The Cellist
Issue #5

Shifting: Smooth, Accurate and Secure

A common story from students over the years has to do with parts of a performance that didn't go well: and a large percentage of those parts had to do with the difficulty of completing a shift. Most cellists have, at one time or another, been in a performance-type situation and, knowing a difficult shift was imminent, suddenly became tense and tentative, closed their eyes, hoped for the best, and then missed it by as much as a quarter tone. Later ruminations would deal with thoughts like "1. there is exactly one infinitely thin point where my finger can land and be accurate: 2. any distance landed to either side of that point, no matter how small, will make the note inaccurate: 3. my hand is traveling almost 8 inches to get where I need to be, which may as well be 8 miles: 4. my high-school probability class taught me that the probability of success here is the fraction whose numerator a) is the amount of distance on which I can land and be successful - which actually is zero since it's a thin point not a distance - divided by b) the amount of distance within which I can plan on landing on a good day - I ought to accurate enough to hit a 2 inch long target - which is 0/2 which means I will never ever accurately hit that shift".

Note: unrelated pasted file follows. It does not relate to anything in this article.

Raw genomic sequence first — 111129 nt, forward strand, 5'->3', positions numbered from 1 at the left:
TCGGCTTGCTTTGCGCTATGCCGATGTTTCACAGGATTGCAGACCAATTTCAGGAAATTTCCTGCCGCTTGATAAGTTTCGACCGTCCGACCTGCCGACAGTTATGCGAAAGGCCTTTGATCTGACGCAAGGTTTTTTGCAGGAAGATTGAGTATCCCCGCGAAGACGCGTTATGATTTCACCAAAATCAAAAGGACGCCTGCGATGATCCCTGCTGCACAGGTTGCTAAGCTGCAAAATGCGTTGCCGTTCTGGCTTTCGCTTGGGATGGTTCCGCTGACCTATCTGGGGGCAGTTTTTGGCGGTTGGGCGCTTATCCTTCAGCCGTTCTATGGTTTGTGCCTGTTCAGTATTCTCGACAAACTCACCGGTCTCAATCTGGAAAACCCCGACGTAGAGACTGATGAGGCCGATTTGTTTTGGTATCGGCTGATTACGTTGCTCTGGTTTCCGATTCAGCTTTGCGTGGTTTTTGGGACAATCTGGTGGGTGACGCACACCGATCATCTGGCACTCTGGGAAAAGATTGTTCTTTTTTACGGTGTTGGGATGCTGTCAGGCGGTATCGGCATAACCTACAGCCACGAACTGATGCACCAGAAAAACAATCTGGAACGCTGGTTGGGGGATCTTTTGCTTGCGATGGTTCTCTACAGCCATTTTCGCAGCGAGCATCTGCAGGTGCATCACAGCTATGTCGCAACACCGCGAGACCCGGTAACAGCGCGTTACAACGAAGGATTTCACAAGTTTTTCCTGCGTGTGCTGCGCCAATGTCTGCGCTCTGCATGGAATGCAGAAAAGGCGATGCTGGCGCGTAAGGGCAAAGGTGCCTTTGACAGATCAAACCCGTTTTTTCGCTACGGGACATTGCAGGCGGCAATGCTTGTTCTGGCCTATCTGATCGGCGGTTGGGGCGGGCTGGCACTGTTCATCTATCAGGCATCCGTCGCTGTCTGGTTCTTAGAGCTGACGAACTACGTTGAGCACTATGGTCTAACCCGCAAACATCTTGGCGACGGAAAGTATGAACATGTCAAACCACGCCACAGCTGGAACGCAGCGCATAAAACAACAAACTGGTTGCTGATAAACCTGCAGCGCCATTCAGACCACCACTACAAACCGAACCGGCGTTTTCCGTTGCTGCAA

Actually cellists nail shifts all the time, including impossible-seeming long ones. So students inevitably wonder "is there some secret known only to great performers, not available to the rest of us because we don't belong to the club"?
 
This issue outlines a plan in points that, if practiced regularly, will enable you to be accurate enough with shifting that you won't ever have to fear it.  I doubt that any parts of it are a secret although I don't know a lot of teachers who use all of these: it's not instantaneous, it requires daily practice, for many it involves dropping old habits immediately and never returning to them no matter how tempted, and it involves time, since it always takes time for the brain to truly assimilate new skills.

1. Always collect the fingers before shifting, and don't un-collect them until after you've completed your shift. Let's say your first finger is on E on the D-string (1st position), and you're going to shift to a fourth-finger C on that same string (4th position).  We'll call E your "departure note" and C your "arrival note".  Sorry about the travel-industry lingo. Before shifting to the C, collect all the fingers (group them together in a relaxed way) near the departure finger (1st finger) - see photo 1.